David G. Thanassi, Ph.D., and co-investigators from Stony Brook University, Brookhaven National Laboratory, Washington University, and University College in London, are the first to capture a view of proteins during translocation across the bacterial outer membrane. This “molecular snapshot” may enlighten scientists to the process of protein secretion across membranes, a problem faced by all cells, and provide a foundation to understanding certain bacterial virulence factors that allow bacteria to cause disease.
The investigators used X-ray crystallography to determine the structure of a protein – called the usher – that is part of the chaperone/usher pathway and serves as a molecular scaffold for the assembly of adhesive pili by pathogenic bacteria such as E. coli. Pili are hair-like fibers that form a class of virulence factors that allow bacteria to attach to host cells and cause disease.
In addition to the crystal structure analysis of the usher, the researchers used electron microscopy imaging to capture a “molecular snapshot” of the pilus fiber during the act of secretion through the usher to the cell surface. These structures show the pilus assembly machinery in action during the bacterial outer membrane translocation process. The usher contains two channels or “twin pores.”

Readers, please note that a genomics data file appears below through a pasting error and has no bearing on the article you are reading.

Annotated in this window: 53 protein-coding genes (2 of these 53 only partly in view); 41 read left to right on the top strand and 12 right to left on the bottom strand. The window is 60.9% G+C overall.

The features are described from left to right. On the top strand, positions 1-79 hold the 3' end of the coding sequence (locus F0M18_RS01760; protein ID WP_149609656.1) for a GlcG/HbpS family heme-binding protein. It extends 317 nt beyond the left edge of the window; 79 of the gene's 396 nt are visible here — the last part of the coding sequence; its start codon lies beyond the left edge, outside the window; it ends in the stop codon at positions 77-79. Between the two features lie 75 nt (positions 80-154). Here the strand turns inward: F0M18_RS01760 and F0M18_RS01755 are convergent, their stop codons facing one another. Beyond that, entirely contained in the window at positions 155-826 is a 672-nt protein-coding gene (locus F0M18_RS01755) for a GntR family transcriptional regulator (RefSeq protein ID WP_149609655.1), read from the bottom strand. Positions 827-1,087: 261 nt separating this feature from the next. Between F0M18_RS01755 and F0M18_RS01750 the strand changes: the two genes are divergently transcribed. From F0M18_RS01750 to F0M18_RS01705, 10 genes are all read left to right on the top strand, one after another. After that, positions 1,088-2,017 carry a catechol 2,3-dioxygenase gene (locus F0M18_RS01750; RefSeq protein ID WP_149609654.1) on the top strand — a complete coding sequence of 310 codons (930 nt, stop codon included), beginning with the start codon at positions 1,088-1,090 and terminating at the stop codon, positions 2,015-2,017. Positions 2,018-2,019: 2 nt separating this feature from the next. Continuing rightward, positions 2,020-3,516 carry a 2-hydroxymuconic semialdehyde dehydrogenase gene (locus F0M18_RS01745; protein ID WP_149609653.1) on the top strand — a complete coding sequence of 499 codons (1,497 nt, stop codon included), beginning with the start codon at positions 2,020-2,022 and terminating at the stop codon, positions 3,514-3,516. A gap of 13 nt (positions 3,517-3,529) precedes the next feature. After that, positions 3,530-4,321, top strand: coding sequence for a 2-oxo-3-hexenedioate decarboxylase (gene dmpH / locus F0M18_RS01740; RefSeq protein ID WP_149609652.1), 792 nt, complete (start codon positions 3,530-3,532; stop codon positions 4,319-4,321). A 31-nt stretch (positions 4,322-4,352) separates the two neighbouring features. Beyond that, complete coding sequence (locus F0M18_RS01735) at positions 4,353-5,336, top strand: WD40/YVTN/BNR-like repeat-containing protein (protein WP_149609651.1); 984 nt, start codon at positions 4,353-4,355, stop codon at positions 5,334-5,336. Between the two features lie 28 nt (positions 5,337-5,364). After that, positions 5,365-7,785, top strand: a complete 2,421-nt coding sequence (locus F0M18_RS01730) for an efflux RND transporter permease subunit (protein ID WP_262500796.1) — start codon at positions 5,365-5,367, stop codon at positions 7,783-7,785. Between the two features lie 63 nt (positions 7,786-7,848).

Dr. Thanassi said the team discovered that only one of these pores is used for secretion while the other remains closed. This discovery – and others the team anticipates to find – provides insight into the secretion of virulence factors across the outer membrane of Gram-negative bacteria.
“This ‘molecular snapshot’ is a new way to look at and analyze virulence factors assembled by bacteria,” says Dr. Thanassi of the Stony Brook University Center for Infectious Diseases, and Associate Professor, Department of Molecular Genetics and Microbiology. “The snapshot provides us with a window to viewing protein secretion across membranes and understanding how disease-causing bacteria assemble virulence factors on their surface. This method may help us to target virulence factors that allow bacteria to cause disease, which would ultimately lead to a new approach to antibiotics.”
In an accompanying commentary to the article in the journal, scientists from the Swedish Institute for Infectious Disease Control and the Karolinska Institute in Sweden stated that the “new structures provide the first detailed view of a translocase in action [and] at astounding resolution.” The scientists further commented, “the present work combined with several other studies positions the chaperone usher pathway as the most mechanistically understood translocation process at a structural level.”
Dr. Thanassi’s co-authors on the study include: Huilin Li, Ph.D., Department of Biochemistry & Cell Biology, Stony Brook University (SBU), and Biology Department, Brookhaven National Laboratory (BNL); Han Remaut, Ph.D., Institute of Structural Molecular Biology, University College in London; Chanyan Tang, Ph.D., Biology Department, BNL; Nadine S. Henderson, Center for Infectious Diseases, SBU; Jerome S. Pinker, Department of Molecular Microbiology, Washington University; Tao Wang, Ph.D., Biology Department, BNL; Scott J. Hultgren, Ph.D., Department of Molecular Microbiology, Washington University; and Gabriel Waksman, Ph.D., Institute of Structural Molecular Biology, University College in London.
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